The Glass House is a historic house / museum built in 1948–49 designed by architect Philip Johnson as his own residence.
The house a56 feet (17 m) long, 32 feet (9.8 m) wide and 10½ feet (3.2 m) high is an example of early use of industrial materials in home design, such as glass and steel.
Johnson lived at this weekend retreat for 58 years with his longtime companion David Whitney.
The house was inspired by the design of Mies van der Rohe’s Farnsworth House. The residency contains several pieces of furniture designed by Mies.
Because the current pandemic only the grounds were open to visitors. Which did not affect much since its a see through house. There were not big groups, we were probably 7 people in the entire complex, so keeping the recommended 6 feet (or 30) apart was not difficult. We were asked to keep our masks on us.
The “Brick House” (1949–1950)
Serves as a guest house and the mechanic room for the main residency.
The Glass House and the Brick house are both fifty-five feet long; however, the Brick House is only half as deep at the Glass House.
According to Philip Johnson, this series of round openings alludes to Filippo Brunelleschi’s fifteenth-century Duomo in Florence.
According to people Philip Johnson did not like to have visitors that much, however the longest and most recurrent guest was Andy Warhol.
The pavilion (1962) in the pond.
Constructed of pre-fabricated concrete arches and roof sections on a poured concrete base.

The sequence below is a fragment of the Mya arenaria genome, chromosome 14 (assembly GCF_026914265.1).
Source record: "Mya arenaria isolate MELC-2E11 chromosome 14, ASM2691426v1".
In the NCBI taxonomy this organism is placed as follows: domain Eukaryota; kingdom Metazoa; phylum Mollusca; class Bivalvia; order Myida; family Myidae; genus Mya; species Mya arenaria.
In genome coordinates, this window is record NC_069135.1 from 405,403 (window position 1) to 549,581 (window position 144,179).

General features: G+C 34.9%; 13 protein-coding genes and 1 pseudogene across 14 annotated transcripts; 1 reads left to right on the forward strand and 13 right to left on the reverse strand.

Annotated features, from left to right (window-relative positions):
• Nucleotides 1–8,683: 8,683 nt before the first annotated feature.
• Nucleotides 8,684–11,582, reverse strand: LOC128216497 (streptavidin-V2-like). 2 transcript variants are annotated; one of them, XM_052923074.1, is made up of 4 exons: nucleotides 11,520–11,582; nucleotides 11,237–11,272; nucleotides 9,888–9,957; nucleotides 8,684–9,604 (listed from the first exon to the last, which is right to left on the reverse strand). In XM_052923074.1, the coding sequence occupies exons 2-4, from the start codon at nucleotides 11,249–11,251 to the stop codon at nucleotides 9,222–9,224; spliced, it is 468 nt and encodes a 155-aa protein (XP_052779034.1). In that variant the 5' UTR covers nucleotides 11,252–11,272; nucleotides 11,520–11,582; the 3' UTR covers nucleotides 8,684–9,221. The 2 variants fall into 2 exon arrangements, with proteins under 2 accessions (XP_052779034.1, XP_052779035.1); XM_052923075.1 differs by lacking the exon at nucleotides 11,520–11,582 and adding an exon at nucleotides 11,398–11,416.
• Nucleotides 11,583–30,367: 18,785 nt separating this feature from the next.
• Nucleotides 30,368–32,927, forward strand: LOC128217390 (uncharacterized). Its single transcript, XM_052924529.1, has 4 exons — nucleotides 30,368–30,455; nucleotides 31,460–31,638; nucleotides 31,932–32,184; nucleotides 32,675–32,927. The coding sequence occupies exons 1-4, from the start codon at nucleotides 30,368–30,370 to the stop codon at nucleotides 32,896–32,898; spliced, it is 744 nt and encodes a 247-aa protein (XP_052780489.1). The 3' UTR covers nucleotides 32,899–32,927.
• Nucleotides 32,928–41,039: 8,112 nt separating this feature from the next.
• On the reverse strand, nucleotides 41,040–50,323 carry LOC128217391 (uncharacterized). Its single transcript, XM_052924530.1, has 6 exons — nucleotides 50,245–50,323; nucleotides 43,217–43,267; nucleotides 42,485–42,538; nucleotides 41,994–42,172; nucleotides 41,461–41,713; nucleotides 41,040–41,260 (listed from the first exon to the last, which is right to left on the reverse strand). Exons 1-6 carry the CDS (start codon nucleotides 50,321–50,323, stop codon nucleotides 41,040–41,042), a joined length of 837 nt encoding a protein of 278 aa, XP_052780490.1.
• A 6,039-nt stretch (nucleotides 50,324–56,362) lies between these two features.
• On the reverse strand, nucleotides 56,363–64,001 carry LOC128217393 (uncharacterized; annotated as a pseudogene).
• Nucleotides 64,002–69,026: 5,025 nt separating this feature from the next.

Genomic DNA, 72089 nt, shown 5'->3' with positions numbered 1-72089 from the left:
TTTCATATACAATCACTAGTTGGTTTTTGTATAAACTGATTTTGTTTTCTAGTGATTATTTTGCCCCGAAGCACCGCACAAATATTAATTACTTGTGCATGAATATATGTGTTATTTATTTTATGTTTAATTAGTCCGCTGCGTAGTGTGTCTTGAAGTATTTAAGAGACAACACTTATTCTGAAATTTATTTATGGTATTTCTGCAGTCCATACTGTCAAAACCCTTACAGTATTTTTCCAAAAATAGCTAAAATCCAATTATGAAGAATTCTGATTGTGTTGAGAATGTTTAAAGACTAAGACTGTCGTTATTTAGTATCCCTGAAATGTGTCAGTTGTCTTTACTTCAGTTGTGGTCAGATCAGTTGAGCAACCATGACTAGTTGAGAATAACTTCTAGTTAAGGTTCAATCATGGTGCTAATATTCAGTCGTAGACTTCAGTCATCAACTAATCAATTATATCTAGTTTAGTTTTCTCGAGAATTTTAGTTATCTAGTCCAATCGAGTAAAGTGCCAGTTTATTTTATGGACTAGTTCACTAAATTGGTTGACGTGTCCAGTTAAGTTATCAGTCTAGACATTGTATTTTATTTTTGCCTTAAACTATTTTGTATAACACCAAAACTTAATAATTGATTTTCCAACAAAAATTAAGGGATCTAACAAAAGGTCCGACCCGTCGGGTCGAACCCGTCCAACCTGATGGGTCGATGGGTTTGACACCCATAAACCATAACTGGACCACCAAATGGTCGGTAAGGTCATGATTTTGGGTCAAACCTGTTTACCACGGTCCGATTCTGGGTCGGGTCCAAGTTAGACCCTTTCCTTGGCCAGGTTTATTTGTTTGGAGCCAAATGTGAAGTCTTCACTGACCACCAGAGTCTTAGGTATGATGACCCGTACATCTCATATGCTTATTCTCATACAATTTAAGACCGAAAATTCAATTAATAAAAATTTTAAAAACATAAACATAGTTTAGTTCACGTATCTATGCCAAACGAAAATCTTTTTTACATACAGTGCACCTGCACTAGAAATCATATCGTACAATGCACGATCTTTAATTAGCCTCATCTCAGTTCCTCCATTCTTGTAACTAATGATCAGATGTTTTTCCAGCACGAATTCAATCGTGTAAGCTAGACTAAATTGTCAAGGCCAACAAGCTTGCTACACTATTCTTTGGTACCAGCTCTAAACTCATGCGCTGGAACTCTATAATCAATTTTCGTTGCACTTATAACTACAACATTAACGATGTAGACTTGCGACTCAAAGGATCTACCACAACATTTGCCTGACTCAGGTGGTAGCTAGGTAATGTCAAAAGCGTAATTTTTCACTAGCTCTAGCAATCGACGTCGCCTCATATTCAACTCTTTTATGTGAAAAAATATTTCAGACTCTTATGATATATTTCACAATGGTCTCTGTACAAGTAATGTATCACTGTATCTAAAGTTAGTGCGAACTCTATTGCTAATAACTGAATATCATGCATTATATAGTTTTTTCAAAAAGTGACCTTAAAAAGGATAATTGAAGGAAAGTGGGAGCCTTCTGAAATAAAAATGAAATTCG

The Pavilion’s scaled down size plays with the viewer’s sense of perspective, making it seem further away than it actually is.
Painting Gallery (1965).
The exterior of the Gallery is a grass-covered mound, topped by a low parapet with a monumental stone entrance. The stone flanking the entrance is red sandstone.
Sculpture gallery (1970)
The building’s glass ceiling is supported by tubular steel rafters that contain cold cathode lighting. Sunny conditions reveal an extremely complex pattern of light and shadow in the building’s interior five levels.
The structure so pleased Johnson that he seriously considered moving his residence from the Glass House to the Sculpture Gallery.
The study (1980)
When first completed, the Studio’s stucco exterior was bright white, but later Johnson painted it a soft brown color, described by colorist Donald Kaufman as “stone greige.”
The interior walls are packed with bookcases filled with 1,400 volumes on architecture. The studio is one room space with a fireplace and no bathroom.
The ghost house (1982)
Philip Johnson described this construction as “the spirit of a classical house.” It was built at the height of his interest in postmodernism, a style that, among other things, celebrated traditional forms.
The Kirstein Tower (1985)
The tower (named for Johnson’s friend Lincoln Kirstein), which is 30 feet high, is to be viewed and scaled. The proportion of the steps are designed to foster a sense of imbalance.
The gate house (“Da Monsta”, 1995).
constructed of modified gunnite, is the closest to Johnson’s thinking about sculpture and form at the end of his life.
The name of the building is an adaptation of the “monster,” a phrase for the building that resulted from a conversation with architecture critic Herbert Muschamp. Johnson felt the building had the quality of a living thing.